According to Norwegian rescue officials, a Russian military helicopter that disappeared with eight people on board has been found on the seabed near the Arctic Archipelago of Svalbard.

In an official statement, the Joint Rescue Coordination Center for northern Norway said that the missing Mi-8 helicopter went down Thursday near Svalbard settlement of Barentsburg.  Currently, they do not believe any of the aircraft’s passengers survived the crash, and the majority of the helicopter has been located approximately one mile off the coast of Cape Heer, nearly 700 feet beneath the ocean’s surface.

The wreckage was discovered using the assistance of a Norwegian drone submarine, and the entire operation has no shifted toward looking for the eight Russians on board, five crew members and three scientists, that have yet to be accounted for.  Yevgeny Saidov, head of the Russian Ministry of Emergency Situations special group at the site, told the press on Sunday that Russian remote controlled submersible vehicles will soon be on scene to assist in the effort.

Although the helicopter was the same model used by the Russian military, the aircraft that crashed was reportedly owned by the Russian coal company Arktikugol, and operated by a third-party charter company, Konvers Avia.  The helicopter was on its way to a small coal mining town called Barentsburg when it went down.

Although Norway retains sovereignty over the Archipelago of Svalbard, which lies approximately 500 miles off the coasts of its mainland, a 1920 treaty grants rights to a number of nations, including Russia, to exploit the natural resources of the region.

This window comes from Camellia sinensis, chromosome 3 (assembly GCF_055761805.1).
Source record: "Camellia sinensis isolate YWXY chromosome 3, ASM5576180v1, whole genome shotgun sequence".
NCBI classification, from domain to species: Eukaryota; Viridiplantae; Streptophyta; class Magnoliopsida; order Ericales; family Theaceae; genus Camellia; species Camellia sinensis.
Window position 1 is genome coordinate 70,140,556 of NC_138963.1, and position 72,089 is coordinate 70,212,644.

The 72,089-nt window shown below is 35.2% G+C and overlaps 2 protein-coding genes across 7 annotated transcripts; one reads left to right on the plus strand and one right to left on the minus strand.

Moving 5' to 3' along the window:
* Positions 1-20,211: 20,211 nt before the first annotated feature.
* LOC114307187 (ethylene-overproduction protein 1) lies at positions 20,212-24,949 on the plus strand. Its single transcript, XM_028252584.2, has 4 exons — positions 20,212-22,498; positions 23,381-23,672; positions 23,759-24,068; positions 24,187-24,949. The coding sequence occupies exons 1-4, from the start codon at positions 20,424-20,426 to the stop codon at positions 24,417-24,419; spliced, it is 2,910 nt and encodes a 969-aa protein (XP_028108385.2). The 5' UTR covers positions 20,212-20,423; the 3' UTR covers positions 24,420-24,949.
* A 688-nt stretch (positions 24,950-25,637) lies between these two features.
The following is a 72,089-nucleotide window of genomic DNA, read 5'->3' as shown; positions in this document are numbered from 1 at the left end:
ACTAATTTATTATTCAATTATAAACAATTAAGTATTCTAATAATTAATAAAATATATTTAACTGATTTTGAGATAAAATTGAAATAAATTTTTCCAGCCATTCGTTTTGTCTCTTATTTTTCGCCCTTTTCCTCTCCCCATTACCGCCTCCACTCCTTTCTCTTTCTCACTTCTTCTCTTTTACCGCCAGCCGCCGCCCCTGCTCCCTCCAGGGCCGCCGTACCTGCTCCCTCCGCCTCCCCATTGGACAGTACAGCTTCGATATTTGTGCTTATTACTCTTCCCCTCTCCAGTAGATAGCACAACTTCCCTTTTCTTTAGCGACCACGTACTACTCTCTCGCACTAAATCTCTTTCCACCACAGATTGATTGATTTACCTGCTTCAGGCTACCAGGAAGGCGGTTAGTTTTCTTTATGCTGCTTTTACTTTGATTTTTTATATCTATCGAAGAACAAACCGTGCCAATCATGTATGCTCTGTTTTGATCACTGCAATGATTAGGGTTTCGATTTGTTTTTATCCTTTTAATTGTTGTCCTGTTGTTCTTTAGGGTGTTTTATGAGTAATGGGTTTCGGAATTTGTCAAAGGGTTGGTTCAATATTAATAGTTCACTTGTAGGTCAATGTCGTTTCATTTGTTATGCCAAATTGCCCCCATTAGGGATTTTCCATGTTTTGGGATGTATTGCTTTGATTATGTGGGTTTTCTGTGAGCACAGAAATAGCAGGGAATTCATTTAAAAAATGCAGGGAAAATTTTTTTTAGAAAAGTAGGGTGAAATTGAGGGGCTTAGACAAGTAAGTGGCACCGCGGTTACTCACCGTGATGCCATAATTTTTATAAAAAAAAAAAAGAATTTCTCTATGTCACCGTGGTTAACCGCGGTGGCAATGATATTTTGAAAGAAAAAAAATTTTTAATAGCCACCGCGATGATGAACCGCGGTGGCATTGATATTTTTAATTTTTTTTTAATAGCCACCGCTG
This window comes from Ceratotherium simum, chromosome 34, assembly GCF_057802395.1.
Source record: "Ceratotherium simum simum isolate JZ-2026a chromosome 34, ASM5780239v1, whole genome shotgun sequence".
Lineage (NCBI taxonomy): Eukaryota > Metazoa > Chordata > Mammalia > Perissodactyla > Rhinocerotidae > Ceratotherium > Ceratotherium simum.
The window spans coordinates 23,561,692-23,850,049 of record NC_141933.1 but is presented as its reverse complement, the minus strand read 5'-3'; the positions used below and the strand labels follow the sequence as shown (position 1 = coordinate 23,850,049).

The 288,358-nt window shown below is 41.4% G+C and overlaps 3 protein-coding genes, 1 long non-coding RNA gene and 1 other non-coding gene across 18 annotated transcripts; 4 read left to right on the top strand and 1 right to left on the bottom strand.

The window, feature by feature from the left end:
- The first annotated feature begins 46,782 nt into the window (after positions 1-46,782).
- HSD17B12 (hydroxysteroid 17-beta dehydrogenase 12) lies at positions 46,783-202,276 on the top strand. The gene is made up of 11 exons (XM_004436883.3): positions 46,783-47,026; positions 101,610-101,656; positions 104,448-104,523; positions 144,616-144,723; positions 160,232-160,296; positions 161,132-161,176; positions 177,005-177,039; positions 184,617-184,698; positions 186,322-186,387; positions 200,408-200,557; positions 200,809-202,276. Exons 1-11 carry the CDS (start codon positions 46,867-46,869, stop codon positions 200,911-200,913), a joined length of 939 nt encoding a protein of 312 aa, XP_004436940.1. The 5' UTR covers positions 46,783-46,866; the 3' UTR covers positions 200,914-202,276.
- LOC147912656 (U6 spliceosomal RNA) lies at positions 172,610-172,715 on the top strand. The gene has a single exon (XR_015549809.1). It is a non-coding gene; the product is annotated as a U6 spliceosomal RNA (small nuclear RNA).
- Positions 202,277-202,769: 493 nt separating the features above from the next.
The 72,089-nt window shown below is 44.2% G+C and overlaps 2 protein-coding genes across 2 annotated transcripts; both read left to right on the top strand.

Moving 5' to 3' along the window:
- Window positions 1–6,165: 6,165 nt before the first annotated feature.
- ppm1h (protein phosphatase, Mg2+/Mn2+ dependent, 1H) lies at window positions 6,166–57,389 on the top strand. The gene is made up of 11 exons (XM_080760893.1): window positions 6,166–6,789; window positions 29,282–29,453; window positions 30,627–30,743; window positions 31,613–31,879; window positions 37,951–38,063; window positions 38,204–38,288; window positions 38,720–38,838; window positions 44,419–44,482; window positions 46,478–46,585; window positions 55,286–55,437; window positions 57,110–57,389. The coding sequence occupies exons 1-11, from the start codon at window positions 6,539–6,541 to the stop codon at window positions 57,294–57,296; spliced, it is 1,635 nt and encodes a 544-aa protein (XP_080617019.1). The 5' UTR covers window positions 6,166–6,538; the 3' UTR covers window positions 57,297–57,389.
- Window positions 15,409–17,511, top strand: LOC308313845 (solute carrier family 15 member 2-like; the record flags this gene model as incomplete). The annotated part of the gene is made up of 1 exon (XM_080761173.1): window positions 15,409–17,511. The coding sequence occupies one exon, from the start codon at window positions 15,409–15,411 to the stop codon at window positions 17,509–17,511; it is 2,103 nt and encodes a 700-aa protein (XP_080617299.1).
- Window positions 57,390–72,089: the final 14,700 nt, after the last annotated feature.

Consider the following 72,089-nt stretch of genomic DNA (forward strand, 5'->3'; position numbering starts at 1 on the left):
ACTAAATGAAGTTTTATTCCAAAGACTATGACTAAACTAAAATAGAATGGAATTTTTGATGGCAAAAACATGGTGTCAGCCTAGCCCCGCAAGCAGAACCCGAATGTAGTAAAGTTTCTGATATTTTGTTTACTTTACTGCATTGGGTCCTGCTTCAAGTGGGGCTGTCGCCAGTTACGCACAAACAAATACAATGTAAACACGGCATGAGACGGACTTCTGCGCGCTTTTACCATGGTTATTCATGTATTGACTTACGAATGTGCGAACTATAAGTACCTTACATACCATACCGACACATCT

In recent years, Russia has been making a concerted effort to expand its claims over arctic territory and resources, as well as its presence in the region.  Russian president Vladimir Putin is on record indicating that the increased navigation possibilities permitted by climate change melting polar ice has opened new revenue avenues for his nation’s struggling economy.

In conjunction with Russia’s expanding oil and coal enterprises in the arctic has been a serious build up of military assets in the region, intended to bolster Russia’s claims over territory.  This build up has been of increasing concern to the United States, who see a Russian presence in the Arctic, north of the United States, as a potential threat.

Recently, Russia’s military formally stood up a new Arctic Command, comprised of four new Arctic brigade combat teams, 14 new operational airfields, 16 deepwater ports, and 40 icebreakers, with 11 more currently under construction.  By comparison, the United States’ maintains only a single Arctic ice breaker.


Image courtesy of the Associated Press